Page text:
Everyone's time was passing, even Conchita's. And everyone was succumbing to sleep; some even retired. I decided to stay awake, intending to advise the others when the girl's ecstasy came. And actually sleep didn't come to me that night . . .
Conchita's radio was playing, and when it began to broadcast the solemn ceremony of the inauguration of the Council with the procession of the Conciliary Fathers, I noticed that the girl started to go into ecstasy. As I had foreseen, the trance coincided exactly with the time for the Council ...»
But it was not only this great event that was discussed in those minutes of converse with heaven. After the ecstasy, the visionary was questioned. Had she asked the Virgin any questions? Yes, she had asked «why the bishop had given the Nota that had come in the newspaper on the previous day.
— And what did the Virgin answer?
Perhaps the pretensions of some, the fears of others had made her smile . . . The pretensions of those seeking to end this, the fears of those who were thinking that this could end ... How many of our activities make God laugh! Indulgently, and at times not so indulgently. Why have the gentiles raged: and the people devised vain things? ... He that dwells in heaven shall laugh at them: and the Lord shall deride them. (Psalms 2: 1-5)
Well could it be that the Virgin smiled on that occasion, seeing the future of Garabandal, above and beyond all the episcopal «Notas», so full of zeal.
Would she be smiling also, viewing the future of the Church, beyond the grandiose and sometimes agitated conciliar sessions?
We do not know. But we do know that the Holy Father certainly smiled at that time, and with unbounded optimism, before the unparalleled change that he expected in the Church as a result of the Council. On that Tuesday morning at the inaugural ceremony, October 11th, 1962, the feast of the Maternity of Mary, John XXIII spoke to the Fathers of the Council:
Venerable Brothers: Today the Holy Church rejoices, because by virtue of a special gift from Divine Providence, the longed for day of the solemn inauguration of Ecumenical Council Vatican II has come.
It seems necessary for us to say that we do not think as prophets of doom who only foretell catastrophic events , . .
Here me are united, in this Vatican Basilica, at a turning point in the history of the Church, where heaven and earth are united in these difficult times . . . The Council now starting appears in the Church as a guide promising a brilliant tight. Now it is only the dawn, the first announcement of the day to come. With what joy our heart is filled!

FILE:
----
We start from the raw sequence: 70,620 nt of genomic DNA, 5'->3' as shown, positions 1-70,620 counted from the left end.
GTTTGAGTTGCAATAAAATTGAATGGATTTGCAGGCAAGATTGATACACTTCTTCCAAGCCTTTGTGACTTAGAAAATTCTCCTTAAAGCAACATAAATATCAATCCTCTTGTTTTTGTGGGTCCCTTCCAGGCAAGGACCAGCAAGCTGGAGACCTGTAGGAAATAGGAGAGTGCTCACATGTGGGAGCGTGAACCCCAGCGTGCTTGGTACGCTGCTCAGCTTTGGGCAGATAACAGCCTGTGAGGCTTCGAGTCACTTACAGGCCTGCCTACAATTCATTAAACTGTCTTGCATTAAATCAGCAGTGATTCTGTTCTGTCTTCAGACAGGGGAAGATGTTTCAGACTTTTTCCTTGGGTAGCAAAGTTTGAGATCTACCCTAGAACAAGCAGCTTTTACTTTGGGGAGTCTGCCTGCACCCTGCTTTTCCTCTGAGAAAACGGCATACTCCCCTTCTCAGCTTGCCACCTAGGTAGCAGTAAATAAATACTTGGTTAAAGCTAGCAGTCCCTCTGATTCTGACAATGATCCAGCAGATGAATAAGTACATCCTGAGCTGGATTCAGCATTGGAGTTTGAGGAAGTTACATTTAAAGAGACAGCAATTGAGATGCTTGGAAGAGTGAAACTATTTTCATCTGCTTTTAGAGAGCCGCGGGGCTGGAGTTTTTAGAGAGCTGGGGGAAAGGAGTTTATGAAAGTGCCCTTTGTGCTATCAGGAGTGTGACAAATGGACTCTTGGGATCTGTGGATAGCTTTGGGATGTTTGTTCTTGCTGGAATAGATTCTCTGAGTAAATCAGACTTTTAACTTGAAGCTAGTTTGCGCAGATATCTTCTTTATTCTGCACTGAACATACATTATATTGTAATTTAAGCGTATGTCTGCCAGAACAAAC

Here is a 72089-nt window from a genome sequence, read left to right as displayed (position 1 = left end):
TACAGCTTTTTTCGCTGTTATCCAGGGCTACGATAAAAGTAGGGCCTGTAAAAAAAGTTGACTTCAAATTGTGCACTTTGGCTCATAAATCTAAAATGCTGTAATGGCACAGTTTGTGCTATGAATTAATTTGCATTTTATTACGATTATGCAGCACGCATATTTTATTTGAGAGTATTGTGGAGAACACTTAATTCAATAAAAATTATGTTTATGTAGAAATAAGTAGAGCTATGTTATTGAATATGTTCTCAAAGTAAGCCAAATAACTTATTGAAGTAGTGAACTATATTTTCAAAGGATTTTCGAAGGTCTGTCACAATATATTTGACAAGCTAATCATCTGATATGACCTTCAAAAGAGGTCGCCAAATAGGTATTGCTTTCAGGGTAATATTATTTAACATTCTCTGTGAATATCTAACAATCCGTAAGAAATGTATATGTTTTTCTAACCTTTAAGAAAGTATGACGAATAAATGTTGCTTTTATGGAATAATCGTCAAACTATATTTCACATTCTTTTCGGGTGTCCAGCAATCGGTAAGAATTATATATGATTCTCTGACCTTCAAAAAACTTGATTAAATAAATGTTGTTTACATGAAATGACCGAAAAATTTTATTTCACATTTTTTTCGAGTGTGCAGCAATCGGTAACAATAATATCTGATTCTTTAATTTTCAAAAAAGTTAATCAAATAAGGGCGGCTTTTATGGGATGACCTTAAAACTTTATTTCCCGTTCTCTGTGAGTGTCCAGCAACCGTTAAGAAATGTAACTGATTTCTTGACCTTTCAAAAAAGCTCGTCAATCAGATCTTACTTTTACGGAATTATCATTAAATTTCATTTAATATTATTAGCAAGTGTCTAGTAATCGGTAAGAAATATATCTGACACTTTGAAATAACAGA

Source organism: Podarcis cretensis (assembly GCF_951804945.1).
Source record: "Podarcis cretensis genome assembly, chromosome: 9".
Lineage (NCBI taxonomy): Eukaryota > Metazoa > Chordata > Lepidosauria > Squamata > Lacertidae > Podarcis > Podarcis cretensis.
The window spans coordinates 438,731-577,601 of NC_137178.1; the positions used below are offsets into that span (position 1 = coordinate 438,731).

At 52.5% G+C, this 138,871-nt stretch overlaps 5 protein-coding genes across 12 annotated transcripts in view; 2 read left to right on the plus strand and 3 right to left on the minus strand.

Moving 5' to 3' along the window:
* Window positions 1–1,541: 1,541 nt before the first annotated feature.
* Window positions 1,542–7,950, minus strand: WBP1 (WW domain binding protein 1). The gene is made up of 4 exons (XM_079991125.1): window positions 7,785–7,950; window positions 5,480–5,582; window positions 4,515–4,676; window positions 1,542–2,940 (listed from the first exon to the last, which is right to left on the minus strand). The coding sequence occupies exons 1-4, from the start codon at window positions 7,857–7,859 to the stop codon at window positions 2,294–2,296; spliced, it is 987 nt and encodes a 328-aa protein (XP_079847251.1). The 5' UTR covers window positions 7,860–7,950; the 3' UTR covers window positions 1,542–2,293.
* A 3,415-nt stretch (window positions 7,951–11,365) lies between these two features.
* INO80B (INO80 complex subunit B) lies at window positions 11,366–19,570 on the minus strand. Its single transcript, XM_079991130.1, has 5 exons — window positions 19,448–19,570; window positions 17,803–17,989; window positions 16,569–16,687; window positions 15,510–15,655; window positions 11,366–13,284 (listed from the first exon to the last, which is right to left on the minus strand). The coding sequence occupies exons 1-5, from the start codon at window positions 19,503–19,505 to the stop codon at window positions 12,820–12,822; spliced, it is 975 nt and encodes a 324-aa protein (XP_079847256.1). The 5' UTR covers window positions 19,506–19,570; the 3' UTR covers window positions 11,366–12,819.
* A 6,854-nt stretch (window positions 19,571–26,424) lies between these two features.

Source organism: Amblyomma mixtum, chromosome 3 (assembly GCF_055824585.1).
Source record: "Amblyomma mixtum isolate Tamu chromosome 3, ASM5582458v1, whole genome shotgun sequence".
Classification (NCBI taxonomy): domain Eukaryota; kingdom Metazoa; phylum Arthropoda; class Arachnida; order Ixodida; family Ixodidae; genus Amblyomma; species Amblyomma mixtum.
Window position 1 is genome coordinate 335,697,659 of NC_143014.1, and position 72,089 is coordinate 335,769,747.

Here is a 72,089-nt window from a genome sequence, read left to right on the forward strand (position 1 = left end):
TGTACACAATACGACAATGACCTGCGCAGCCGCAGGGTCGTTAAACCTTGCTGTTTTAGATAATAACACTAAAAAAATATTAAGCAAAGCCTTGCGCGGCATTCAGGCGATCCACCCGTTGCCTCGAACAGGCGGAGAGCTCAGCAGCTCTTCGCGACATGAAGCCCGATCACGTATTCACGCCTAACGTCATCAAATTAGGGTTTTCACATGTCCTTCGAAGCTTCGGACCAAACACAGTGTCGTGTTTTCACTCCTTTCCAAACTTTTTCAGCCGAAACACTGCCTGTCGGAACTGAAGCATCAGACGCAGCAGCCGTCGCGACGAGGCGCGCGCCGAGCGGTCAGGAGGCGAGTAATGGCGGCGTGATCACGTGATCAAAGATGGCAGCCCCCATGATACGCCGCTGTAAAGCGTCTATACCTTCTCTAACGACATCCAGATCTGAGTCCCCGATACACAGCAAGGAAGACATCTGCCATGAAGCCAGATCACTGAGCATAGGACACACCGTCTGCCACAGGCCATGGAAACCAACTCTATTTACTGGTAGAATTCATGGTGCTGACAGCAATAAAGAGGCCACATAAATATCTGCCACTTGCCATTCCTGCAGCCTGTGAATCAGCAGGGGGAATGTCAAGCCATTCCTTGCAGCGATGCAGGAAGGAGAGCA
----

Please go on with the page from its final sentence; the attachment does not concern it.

Certainly good words and good sentiments. Years later, what we now have in the Church, does it correspond to what an optimistic pontiff was expecting from the Council on its inaugural day?
I do not know how to answer that. And within the Church, many conflicting opinions are found.
The immediate successor to that pontiff, Pope Paul VI himself, bursts forth in praise of the Council's work as he laments the many things that have occurred in the time after the Council . . .
Among his complaints, certainly none is more disturbing and more spontaneous than that of June 29th, 1972 on the feastday of St. Peter:
We regret to have to stave off the wave of profanation, desacralization, and secularization which arises, which oppresses, which seeks to confound and surpass religious sentiment, and even make it disappear. . .
If one were to ask us what the Church is today, could one calmly compare its situation with the words that Peter has left us in heritage? [This refers to words from the first epistle of St. Peter (2: 9) that he had mentioned at the beginning of his homily.] Can we be calm?
It was believed that after the Council would come a day of sunshine for the Church. What has come is a day of clouds, of storms, of darkness, of groping, of uncertainty ... We predicted ecumenism, and each day we separate more one from another. We are digging abysses, instead of filling them.
How could this have occurred? We confide to you our thought: a power has intervened, an adverse power. We have mentioned his name: the devil...
It is said that a satanic breath has entered through a crack in the Temple of God. There are doubts, uncertainties, problems, restlessness, dissatisfaction, confrontation. People do not have confidence in the Church. They have more confidence in the first worldly prophet who speaks through a newspaper or social movement . . . to follow him . . . Doubt has entered into our conscience, and it has entered across windows that should have been open to the light. Doubt has come with respect to everything that exists, to everything that we know . . .
All this was unforeseeable on that morning of October, 1962, when in Rome the bells of St. Peter's were ringing joyously, and in Garabandal the young girl was asking the Virgin about the Council.
Yes, completely unforeseeable ... to men; but not to Her who was coming to that lost mountain village because she saw what was going to come.